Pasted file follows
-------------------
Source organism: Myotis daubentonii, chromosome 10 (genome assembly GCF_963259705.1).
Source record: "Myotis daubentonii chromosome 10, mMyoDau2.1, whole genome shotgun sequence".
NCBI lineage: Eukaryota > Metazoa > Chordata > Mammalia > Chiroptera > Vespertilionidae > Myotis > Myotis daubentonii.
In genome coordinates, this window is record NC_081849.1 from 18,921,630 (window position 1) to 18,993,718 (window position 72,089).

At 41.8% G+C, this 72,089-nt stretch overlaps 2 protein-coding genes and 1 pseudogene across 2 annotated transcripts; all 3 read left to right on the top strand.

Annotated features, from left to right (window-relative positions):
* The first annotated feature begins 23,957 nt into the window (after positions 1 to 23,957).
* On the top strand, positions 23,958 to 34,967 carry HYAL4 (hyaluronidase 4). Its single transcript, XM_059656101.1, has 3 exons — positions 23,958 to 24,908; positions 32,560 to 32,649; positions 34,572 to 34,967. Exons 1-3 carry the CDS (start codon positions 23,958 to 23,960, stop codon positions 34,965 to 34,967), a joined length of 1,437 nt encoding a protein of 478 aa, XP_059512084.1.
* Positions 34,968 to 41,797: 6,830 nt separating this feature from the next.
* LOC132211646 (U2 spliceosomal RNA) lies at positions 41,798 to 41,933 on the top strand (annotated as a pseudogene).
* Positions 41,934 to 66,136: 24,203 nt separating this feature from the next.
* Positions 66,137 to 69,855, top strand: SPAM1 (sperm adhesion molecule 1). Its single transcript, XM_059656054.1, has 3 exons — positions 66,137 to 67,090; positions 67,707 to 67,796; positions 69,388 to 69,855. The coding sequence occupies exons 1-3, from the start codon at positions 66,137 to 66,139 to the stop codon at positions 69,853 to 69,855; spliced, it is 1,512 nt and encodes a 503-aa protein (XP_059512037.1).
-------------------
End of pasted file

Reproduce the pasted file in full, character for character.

Source organism: Myotis daubentonii, chromosome 10 (genome assembly GCF_963259705.1).
Source record: "Myotis daubentonii chromosome 10, mMyoDau2.1, whole genome shotgun sequence".
NCBI lineage: Eukaryota > Metazoa > Chordata > Mammalia > Chiroptera > Vespertilionidae > Myotis > Myotis daubentonii.
In genome coordinates, this window is record NC_081849.1 from 18,921,630 (window position 1) to 18,993,718 (window position 72,089).

At 41.8% G+C, this 72,089-nt stretch overlaps 2 protein-coding genes and 1 pseudogene across 2 annotated transcripts; all 3 read left to right on the top strand.

Annotated features, from left to right (window-relative positions):
* The first annotated feature begins 23,957 nt into the window (after positions 1 to 23,957).
* On the top strand, positions 23,958 to 34,967 carry HYAL4 (hyaluronidase 4). Its single transcript, XM_059656101.1, has 3 exons — positions 23,958 to 24,908; positions 32,560 to 32,649; positions 34,572 to 34,967. Exons 1-3 carry the CDS (start codon positions 23,958 to 23,960, stop codon positions 34,965 to 34,967), a joined length of 1,437 nt encoding a protein of 478 aa, XP_059512084.1.
* Positions 34,968 to 41,797: 6,830 nt separating this feature from the next.
* LOC132211646 (U2 spliceosomal RNA) lies at positions 41,798 to 41,933 on the top strand (annotated as a pseudogene).
* Positions 41,934 to 66,136: 24,203 nt separating this feature from the next.
* Positions 66,137 to 69,855, top strand: SPAM1 (sperm adhesion molecule 1). Its single transcript, XM_059656054.1, has 3 exons — positions 66,137 to 67,090; positions 67,707 to 67,796; positions 69,388 to 69,855. The coding sequence occupies exons 1-3, from the start codon at positions 66,137 to 66,139 to the stop codon at positions 69,853 to 69,855; spliced, it is 1,512 nt and encodes a 503-aa protein (XP_059512037.1).